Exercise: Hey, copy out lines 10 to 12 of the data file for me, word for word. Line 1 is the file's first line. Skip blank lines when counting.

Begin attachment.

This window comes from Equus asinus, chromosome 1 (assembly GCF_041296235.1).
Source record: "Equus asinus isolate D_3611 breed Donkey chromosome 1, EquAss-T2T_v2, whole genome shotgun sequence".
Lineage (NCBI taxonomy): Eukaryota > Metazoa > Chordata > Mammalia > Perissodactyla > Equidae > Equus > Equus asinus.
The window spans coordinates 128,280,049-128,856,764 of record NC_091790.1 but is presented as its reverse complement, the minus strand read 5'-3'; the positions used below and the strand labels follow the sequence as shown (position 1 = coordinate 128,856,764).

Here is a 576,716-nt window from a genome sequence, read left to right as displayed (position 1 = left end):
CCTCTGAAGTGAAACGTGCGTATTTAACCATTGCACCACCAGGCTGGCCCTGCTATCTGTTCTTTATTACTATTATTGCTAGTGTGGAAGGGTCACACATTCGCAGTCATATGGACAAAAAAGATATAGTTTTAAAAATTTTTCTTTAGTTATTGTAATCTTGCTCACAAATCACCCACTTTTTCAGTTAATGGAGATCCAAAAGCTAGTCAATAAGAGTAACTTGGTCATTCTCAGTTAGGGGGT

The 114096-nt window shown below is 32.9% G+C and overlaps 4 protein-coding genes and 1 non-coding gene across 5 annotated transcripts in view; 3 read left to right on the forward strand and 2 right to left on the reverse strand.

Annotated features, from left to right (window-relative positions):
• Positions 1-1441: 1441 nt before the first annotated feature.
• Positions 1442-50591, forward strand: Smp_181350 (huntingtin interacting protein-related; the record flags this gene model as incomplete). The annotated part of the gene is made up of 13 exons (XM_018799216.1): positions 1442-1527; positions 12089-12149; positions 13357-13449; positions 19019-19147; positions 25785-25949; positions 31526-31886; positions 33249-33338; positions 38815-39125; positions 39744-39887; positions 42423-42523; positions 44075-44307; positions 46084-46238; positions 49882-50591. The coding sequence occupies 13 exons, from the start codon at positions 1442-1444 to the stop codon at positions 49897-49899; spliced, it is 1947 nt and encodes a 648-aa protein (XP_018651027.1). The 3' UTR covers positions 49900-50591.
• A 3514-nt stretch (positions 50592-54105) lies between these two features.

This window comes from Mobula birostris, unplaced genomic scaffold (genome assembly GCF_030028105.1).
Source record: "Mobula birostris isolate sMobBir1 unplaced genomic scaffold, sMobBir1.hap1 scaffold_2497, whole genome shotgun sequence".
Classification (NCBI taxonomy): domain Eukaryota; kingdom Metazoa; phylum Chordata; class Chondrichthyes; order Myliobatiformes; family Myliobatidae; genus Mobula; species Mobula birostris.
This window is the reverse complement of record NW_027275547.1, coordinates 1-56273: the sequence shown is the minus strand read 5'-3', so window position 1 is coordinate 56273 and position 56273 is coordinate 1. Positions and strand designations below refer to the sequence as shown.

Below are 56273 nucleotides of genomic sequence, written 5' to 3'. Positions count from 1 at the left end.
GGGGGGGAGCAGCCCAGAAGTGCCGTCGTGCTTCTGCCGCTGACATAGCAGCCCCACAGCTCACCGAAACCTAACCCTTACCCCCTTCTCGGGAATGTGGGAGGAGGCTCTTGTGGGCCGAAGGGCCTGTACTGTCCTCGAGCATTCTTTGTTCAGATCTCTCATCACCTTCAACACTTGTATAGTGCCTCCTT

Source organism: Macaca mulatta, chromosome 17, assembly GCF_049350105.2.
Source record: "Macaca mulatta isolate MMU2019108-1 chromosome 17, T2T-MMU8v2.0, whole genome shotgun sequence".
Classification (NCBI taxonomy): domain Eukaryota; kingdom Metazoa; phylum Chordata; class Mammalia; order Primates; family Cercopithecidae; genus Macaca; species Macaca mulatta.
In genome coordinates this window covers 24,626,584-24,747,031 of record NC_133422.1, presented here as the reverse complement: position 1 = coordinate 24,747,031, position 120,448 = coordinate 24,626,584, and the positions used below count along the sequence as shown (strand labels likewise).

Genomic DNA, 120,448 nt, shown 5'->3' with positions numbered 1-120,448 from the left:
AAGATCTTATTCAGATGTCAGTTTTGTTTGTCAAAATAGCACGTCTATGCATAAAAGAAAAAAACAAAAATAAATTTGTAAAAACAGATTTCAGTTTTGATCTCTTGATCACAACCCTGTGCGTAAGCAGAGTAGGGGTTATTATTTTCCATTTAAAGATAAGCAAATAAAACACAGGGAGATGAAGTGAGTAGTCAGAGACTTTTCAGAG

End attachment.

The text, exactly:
• Positions 1442-50591, forward strand: Smp_181350 (huntingtin interacting protein-related; the record flags this gene model as incomplete). The annotated part of the gene is made up of 13 exons (XM_018799216.1): positions 1442-1527; positions 12089-12149; positions 13357-13449; positions 19019-19147; positions 25785-25949; positions 31526-31886; positions 33249-33338; positions 38815-39125; positions 39744-39887; positions 42423-42523; positions 44075-44307; positions 46084-46238; positions 49882-50591. The coding sequence occupies 13 exons, from the start codon at positions 1442-1444 to the stop codon at positions 49897-49899; spliced, it is 1947 nt and encodes a 648-aa protein (XP_018651027.1). The 3' UTR covers positions 49900-50591.
• A 3514-nt stretch (positions 50592-54105) lies between these two features.

This window comes from Mobula birostris, unplaced genomic scaffold (genome assembly GCF_030028105.1).